A couple of days ago, U.S. President Donald Trump met with pastor Andrew Craig Brunson, who was the source of a crisis between Ankara and Washington a couple of years ago. The president made the following statement about the process of the release of the pastor, known among the Turkish public as “spy Brunson,” who was sentenced to prison in Turkey for “aiding an illegal organization.”
“I have to say, to me, President (Recep Tayyip) Erdoğan was very good ... and he ultimately, after we had a few conversations, he agreed. So we appreciate that and we appreciate the people of Turkey," Trump said.
This is not the first time Trump has made such warm remarks about Turkey. Indeed, Trump frequently gives details on his relationship with the Turkish president. The U.S. president says that leaders of many states have called him to convince Erdoğan, and he even talks about Turkey when responding to his rival Joe Biden. Let us remember his remarks about Biden’s promise to support the opposition against Erdoğan and to manipulate democratic politics: “You’re dealing with people that are very sharp. You’re dealing with world-class chess players in the leaders of these countries. I know them all. We do very well with all of them, Erdoğan of Turkey. You can’t have a guy (Biden) that doesn’t know where he is. You can’t have a guy (as president) that’s afraid to leave his basement because he can’t speak any longer.”
In this regard, the information provided by U.S. journalist Carl Bernstein regarding Trump's phone conversations with leaders of other countries is also noteworthy. According to the information revealed by the journalist as a result of his interviews with people who witnessed the president's speeches at the White House, Erdoğan is the person Trump speaks the most often about.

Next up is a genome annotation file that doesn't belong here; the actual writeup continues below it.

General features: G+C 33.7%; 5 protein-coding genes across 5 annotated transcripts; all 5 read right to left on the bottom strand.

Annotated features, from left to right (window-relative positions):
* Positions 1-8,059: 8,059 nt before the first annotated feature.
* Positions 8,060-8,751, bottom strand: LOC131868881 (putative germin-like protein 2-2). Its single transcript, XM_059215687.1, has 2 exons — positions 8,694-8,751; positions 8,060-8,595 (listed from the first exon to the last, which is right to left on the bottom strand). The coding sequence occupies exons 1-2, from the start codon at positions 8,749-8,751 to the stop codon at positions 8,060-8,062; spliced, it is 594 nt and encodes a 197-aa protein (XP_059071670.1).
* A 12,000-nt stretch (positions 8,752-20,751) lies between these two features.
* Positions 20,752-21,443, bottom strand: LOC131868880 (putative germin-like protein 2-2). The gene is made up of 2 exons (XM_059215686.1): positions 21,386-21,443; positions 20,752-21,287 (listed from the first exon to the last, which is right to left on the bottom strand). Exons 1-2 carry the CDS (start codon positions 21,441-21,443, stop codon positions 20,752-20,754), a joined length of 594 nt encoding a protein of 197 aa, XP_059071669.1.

Trump is not the only leader Erdoğan has managed to develop a “peer-to-peer” relationship with. He has also established a relationship of mutual trust with Russian President Vladimir Putin, who is engaged in a struggle for influence with the U.S., and German Chancellor Angela Merkel. He has allies he agrees with individually in the Middle East, Asia, Africa, Eastern Europe and even Latin America.
Erdoğan's network of allies has an important role in keeping tensions low in the global crisis regions where the interests of world giants clash, such as in Syria, the Eastern Mediterranean and Libya. He is trusted for his words and frankness. He is known for his emphasis on morality.
Of course, Erdoğan's personality, which has earned the respect of even his notorious rivals in international politics, and his prestige make things harder for his opponents inside the country. Opposition supporters are aware of the situation, too. Even if they oppose him to the bitter end, they admit that no one but Erdoğan can represent Turkey in a competitive global environment no different from a dog-eat-dog world.
Erdoğan recently received good news from the Black Sea following the energy cooperation agreement he signed with Libya in the Mediterranean, in accordance with international law. The oil and gas explorations he has focused on for the past three years have yielded results. Turkey has discovered 320 billion cubic meters (bcm) of a large natural gas reserve, estimated by international organizations to be 800 bcm.
It is obvious that this reserve, which is planned to be accessed for use within three years after the localization in the defense industry, will be very good for the Turkish economy.
Having failed against Erdoğan in all elections for 18 years, the opposition bloc has always turned its sails according to the wind coming from the outside, as it gave up hope from the inside. They have run out of this hope these days. Probably now, they are busy praying that Erdoğan does not decide to hold a snap election, or at least that Biden, who promises to return to the old relations with Turkey at the level of a third-world country, is elected.
What a pathetic situation, mutually.